This content is provided for informational purposes only, it is provided by third parties and has been obtained from sources believed to be reliable, but accuracy and completeness cannot be guaranteed. The information is not intended to be used as the sole basis for financial decisions, nor should it be construed as advice designed to meet the particular needs of an individual’s situation.

If you are unable to access any of the news articles and sources through the links provided in this text, please contact us to request a copy of the desired reference.

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Together, We’re Worlds Apart

The world continues to grow (figuratively and virtually) smaller. The economy is more global. We are connected by Facebook and other social media. We can exchange ideas with people in foreign lands. Check out videos and photographs taken in Australia, 10 minutes ago. We’ve learned that our individual — and national — problems are more universal than we ever considered.

Yet, perhaps now we wonder why we wanted to be so connected with others. Take Scotland, for example. In a 55 percent to 45 percent vote, the country will remain a part of Great Britain. But leadership has confirmed it will move forward with expanded “devolution” plans, a process started in 1999, to decentralize governing bodies and give more powers to Northern Ireland, Scotland and Wales.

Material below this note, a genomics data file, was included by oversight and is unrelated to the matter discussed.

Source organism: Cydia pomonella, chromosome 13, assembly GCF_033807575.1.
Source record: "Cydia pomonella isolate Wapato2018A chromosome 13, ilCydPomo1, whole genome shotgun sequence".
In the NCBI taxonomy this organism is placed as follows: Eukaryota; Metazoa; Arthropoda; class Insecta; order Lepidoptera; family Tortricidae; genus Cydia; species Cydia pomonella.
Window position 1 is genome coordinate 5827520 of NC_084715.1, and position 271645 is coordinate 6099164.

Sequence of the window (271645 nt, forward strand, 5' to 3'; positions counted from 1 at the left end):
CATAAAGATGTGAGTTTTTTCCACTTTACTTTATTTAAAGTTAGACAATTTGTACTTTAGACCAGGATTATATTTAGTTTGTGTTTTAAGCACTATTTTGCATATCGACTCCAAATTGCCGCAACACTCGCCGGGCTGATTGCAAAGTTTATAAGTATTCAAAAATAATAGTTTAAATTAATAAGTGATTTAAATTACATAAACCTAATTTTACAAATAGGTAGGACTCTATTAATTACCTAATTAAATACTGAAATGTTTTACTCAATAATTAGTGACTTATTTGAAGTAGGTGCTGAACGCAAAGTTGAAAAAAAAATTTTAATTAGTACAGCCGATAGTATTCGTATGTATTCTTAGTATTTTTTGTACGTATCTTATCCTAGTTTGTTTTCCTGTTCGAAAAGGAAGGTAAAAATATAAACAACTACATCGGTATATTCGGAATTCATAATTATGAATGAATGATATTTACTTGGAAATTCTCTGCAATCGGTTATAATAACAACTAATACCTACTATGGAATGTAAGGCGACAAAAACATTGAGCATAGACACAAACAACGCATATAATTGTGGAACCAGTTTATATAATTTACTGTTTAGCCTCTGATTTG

[CLICK HERE to read the article, “Scotland Rejects Independence: What It Means for Sterling Gilts and the Economy,” at BNY Mellon, September 2014.]

[CLICK HERE to read the article, “Scottish Referendum: Salmond to Quit after Scots Vote No,” at BBC News, Sept. 19, 2014.]

Here in the U.S., we like our independence. We may not have appreciated it as much until our college-educated children moved back home. Along with aging parents. But with the disparity that exists among generations, preferences and cultural touch points, does geographic proximity make us any closer? Just take a look at who shows up at the dinner table on any given night. Do some family members pay more attention to their tech gadgets than the mashed potatoes? And what does a multi-generational family — potentially comprised of grade school-aged children, teenagers, young adults, middle agers and retirees — all agree upon to watch on TV after dinner? It makes you wish the Olympics were on every single night.